I’ve met some lovely locals and learned about Dubrovnik’s history. Most people speak English fairly well. During business hours they move quickly, but after hours it’s a different scene.

Winter Sunset Dubrovnik

People in Dubrovnik are down-to-earth and don’t make life complicated. Some men are flirtatious :o)… It’s fun to be noticed, but even at my age, flirting back isn’t always a good idea for solo women travelers.

Old Town Cat

Winter Adriatic Sea

I don’t know but think locals are slightly overwhelmed by the ever-increasing hordes of tourists. Of course they’re a great source of income, but the summer invasion makes a huge impact. I imagine they must grow weary of the onslaught when Old Town is literally teeming with bodies.

Dubrovački Zimski Festival 2019 – tzdubrovnik.hr

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Winter is the time when locals “take back Dubrovnik”!

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Mt. Srd January 2019

I’ve noticed many stray cats – nothing like Istanbul. Most of them look healthy and like to be petted, but some are skittish and clearly feral. They’re clever and streetwise knowing when to run, which people to trust, and who in the crowd is likely to feed them at outdoor restaurants.

Statue of St Blaise Old Town Stari Grad Dubrovnik

Only a handful of restaurants are open during the winter – some better than others. Usually you can’t go wrong with seafood. So far, my favorite treat is olives! Green or black they’re absolutely divine – BIG smile. Croatian honey, dates, and oranges are also delicious. Markets around my apartment are small locally owned places with fantastic fresh produce and cheeses.

Mini Market Prima Dubrovnik

Winter Dusk before Sunset Dubrovnik

Politics, History, Money

Understanding politics in any country is a challenge, and I’m learning about Croatia through on-line newspapers and conversations with locals. What little I know about the complicated history of conflict between Dubrovnik and its Serbian neighbors is interesting, as is the Bosnian War from 20 years ago, and the Venetian, Napoleonic, and Ottoman invasions.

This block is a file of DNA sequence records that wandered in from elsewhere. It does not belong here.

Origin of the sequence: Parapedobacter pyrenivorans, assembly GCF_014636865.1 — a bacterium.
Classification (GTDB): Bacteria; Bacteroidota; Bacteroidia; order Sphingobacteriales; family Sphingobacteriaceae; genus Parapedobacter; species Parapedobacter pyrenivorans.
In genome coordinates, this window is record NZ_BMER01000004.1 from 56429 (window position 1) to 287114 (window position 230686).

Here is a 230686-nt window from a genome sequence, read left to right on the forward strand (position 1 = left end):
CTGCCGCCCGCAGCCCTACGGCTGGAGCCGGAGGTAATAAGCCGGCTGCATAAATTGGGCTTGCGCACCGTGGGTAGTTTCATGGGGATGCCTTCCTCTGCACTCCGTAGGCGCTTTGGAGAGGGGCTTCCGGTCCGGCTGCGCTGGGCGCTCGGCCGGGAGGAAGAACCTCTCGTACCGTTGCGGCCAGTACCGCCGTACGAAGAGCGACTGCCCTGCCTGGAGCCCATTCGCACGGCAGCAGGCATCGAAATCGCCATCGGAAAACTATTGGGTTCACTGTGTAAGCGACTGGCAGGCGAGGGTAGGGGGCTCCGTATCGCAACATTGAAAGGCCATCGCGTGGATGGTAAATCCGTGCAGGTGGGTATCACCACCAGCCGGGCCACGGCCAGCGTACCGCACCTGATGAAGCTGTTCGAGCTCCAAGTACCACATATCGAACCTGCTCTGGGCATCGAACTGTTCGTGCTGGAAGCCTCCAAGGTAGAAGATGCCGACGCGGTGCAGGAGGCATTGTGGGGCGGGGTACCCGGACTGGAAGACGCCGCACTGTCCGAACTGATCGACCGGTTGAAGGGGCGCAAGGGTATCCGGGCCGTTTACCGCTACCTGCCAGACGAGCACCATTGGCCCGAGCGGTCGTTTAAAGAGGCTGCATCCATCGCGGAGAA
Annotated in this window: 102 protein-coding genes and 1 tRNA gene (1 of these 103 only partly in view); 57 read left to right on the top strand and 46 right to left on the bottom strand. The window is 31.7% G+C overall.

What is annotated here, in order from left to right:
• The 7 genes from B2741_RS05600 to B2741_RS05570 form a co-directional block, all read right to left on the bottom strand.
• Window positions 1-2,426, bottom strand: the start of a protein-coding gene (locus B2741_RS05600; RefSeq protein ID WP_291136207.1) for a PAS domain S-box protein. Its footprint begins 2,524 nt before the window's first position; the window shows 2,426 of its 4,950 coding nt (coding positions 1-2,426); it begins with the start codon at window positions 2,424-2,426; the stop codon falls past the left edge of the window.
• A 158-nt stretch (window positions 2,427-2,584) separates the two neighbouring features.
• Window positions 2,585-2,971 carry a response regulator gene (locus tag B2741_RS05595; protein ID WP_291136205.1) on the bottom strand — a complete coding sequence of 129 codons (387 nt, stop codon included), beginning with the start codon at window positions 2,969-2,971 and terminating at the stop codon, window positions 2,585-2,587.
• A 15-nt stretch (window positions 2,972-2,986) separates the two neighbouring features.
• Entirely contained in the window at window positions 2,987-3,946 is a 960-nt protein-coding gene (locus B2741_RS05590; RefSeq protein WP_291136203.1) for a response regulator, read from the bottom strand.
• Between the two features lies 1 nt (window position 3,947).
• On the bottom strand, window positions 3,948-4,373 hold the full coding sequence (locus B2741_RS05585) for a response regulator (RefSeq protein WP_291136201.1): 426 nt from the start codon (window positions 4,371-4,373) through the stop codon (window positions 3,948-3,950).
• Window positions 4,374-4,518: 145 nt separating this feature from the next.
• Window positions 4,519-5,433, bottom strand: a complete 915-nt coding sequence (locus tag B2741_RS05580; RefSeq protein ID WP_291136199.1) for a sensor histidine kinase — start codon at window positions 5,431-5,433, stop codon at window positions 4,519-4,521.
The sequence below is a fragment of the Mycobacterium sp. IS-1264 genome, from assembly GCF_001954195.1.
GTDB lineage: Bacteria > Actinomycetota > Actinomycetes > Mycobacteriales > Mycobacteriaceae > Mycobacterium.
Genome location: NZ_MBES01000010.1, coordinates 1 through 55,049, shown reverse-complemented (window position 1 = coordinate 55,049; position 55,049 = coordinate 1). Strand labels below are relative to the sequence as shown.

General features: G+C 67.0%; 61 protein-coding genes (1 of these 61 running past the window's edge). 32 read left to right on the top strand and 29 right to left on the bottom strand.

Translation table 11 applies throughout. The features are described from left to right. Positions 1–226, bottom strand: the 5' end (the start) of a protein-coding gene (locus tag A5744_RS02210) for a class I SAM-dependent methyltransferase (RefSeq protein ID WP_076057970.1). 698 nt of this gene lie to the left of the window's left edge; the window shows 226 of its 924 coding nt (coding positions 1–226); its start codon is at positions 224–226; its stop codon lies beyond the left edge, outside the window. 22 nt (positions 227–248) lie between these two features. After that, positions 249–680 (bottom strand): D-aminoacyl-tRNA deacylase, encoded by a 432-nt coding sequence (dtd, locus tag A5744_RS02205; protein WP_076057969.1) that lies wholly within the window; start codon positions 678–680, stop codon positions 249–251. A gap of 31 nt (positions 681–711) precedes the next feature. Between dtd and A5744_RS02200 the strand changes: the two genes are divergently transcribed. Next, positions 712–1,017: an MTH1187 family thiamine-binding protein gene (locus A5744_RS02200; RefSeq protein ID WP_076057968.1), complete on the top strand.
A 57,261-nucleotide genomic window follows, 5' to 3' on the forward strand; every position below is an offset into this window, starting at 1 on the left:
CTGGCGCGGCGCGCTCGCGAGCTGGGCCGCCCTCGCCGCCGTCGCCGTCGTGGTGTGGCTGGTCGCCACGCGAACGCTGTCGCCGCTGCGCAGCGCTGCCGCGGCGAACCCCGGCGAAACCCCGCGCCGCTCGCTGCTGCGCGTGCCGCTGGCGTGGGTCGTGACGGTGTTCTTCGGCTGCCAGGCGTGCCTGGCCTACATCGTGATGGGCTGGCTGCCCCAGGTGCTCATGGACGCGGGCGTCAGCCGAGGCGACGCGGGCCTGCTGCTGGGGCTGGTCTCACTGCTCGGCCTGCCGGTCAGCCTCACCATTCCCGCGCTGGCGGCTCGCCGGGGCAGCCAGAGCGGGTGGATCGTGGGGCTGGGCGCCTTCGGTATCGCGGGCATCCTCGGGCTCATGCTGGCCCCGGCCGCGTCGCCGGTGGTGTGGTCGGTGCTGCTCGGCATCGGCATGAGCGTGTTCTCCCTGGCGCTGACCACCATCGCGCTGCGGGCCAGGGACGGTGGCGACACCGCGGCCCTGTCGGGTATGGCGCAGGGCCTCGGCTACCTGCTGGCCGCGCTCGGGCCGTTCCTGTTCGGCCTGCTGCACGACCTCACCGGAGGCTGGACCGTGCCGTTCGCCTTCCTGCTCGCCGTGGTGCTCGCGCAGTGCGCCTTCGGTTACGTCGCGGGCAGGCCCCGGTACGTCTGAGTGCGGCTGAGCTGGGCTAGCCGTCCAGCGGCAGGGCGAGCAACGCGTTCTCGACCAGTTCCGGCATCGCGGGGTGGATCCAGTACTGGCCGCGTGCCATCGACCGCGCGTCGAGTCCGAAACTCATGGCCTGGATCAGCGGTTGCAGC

Church of St. Blaise and Orlando’s Column Old Town Dubrovnik

Croatia hasn’t adopted the Euro yet, but talks are in process for entering the European Exchange Rate Mechanism (ERM). Some services quote rates in both Croatian Kuna and Euro – it’s confusing and there’s a big difference between the two! Taxi drivers give a price that sounds reasonable in Kuna and then when it’s time to pay, they say the price quoted was in Euro – usually an outrageous amount… My experiences with taxis in foreign countries haven’t been positive.

Portion of Steps Leading to Old Town

More Steps

Winter Limitations

It’s disappointing that during winter there are no swimming, kayaking, or boat excursions to Dubrovnik’s fabulous islands – that is unless you’re a polar bear swimmer. I’ve seen several brave souls venture out in the cold Adriatic Sea for brief early morning swims. It’s a daily ritual like with San Francisco’s Dolphin Club members who swim near Alcatraz in the cold Bay.

St. Blaise Holding Croatia in His Hand

In winter many Dubrovnik businesses close and locals take a break for a few months. It’s more difficult finding services like tours of Montenegro and Bosnia, but I’m considering the options. Of course you can rent a car and drive yourself. My last visit to Croatia was over five years ago in the summer, when I passed through Dubrovnik on the way to Split and Zagreb.

Festival of St. Blaise Dubrovnik

Festival of St. Blaise

The Festival of St. Blaise of Sebaste, Dubrovnik’s patron saint, is on the UNESCO Intangible Cultural Heritage List. It began as far back as 971 AD. This year, Dubrovnik celebrates St. Blaise from January 24 through February 3.  On Candlemas Day they release white doves (called The Blessing of the Throats) in front of the Church of St. Blaise and then raise St Blaise’s flag at Orlando’s Column. The ritual is dramatic and colorful. Activities include “concerts, exhibitions, and theater performances dedicated to the patron saint”.

Feast Day of Saint Blaise Dubrovnik – Dubrovnik Coast

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“Statues representing St. Blaise holding Dubrovnik in his hand are the most common sight alongside Dubrovnik’s City Walls.”

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Old Town Dubrovnik in Winter – Total Croatia News

Croatia & Surrounding Countries – infohost.nmt.edu

Next Stop?

I’m working my way south and considered Malta as the next stop, but it’s part of the Schengen visa block, so it won’t work. Cyprus, Bulgaria, and Albania are of interest with Cyprus being the warmest climate. Since my last stop will be Cape Town, traveling via Cyprus is a good route but I’m doing research… Hopping over to Montenegro and spending a few weeks is an option. I’m enjoying the quiet, peaceful environment and of course Croatia’s people and incredible natural beauty!

More later…